Some people may even notice changes in bowel movements, from constipation to diarrhea, leading to discomfort and inconvenience in daily life. These unpleasant symptoms will also disappear after the body has readjusted and found its natural rhythm again in about a week.
Symptoms of stomach discomfort or nausea usually start within 12 to 24 hours after stopping coffee intake and peak two or three days later. They are only temporary and should be gone in a week or so.
Tremors are another coffee withdrawal symptom that may occur. It is associated with a drop in caffeine levels and usually only lasts a few days or weeks at most, but it can be very severe for some people.
Tremors can occur in people with serious caffeine addiction, though they are less common than other withdrawal symptoms.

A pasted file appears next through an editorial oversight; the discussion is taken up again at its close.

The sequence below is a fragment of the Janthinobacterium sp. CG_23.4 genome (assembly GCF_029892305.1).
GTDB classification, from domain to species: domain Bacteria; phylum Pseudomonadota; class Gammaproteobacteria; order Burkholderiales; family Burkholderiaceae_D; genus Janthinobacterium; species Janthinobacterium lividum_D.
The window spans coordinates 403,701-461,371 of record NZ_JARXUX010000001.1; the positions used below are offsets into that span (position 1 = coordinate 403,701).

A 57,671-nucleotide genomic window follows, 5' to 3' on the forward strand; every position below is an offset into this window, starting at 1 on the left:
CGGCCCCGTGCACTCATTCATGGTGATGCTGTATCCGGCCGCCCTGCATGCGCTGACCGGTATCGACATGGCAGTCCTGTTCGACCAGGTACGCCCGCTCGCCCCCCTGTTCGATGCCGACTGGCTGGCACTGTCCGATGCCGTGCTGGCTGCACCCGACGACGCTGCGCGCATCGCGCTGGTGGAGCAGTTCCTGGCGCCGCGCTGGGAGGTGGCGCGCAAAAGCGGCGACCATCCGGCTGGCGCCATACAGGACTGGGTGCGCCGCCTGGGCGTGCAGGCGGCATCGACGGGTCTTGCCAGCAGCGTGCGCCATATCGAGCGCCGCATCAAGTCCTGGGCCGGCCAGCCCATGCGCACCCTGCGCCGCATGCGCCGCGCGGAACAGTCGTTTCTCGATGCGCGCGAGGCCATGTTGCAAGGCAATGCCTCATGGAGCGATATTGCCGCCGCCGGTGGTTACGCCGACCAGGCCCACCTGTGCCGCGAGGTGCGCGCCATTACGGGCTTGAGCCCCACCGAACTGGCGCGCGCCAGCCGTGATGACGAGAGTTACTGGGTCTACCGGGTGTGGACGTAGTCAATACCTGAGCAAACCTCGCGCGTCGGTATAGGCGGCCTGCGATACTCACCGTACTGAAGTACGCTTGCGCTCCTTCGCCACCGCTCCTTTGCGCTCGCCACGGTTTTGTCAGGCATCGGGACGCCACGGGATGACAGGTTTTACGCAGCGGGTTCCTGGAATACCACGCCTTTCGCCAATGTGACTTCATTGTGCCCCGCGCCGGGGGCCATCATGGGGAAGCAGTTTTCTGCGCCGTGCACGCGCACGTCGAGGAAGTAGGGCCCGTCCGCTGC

Because caffeine is a potent stimulant, drinking too much might make you feel jittery or nervous, and your hands may shake. Consuming caffeine is often discouraged for people with anxiety disorders to avoid exacerbating their symptoms.
11. Muscle Pain, Stiffness, and Cramping
Coffee drinkers may experience muscle pain, stiffness, and cramping when they stop drinking coffee. Caffeine can have muscle-relaxing effects. Withdrawal might cause muscle tension and discomfort.
Dizziness, or feeling lightheaded or unstable, is a coffee withdrawal symptom that may occur. Caffeine can influence blood pressure regulation and lead to brief episodes of dizziness. This condition usually only lasts a few days or weeks at most, but it can be very severe for some sensitive people.
13. Brain Fog
Some people may experience caffeine withdrawal brain fog. This includes the inability to have coherent thoughts, think clearly, and perform common tasks. Caffeine withdrawal might temporarily affect cognitive processes, causing irrational thinking patterns.
These problems will go away in a few days.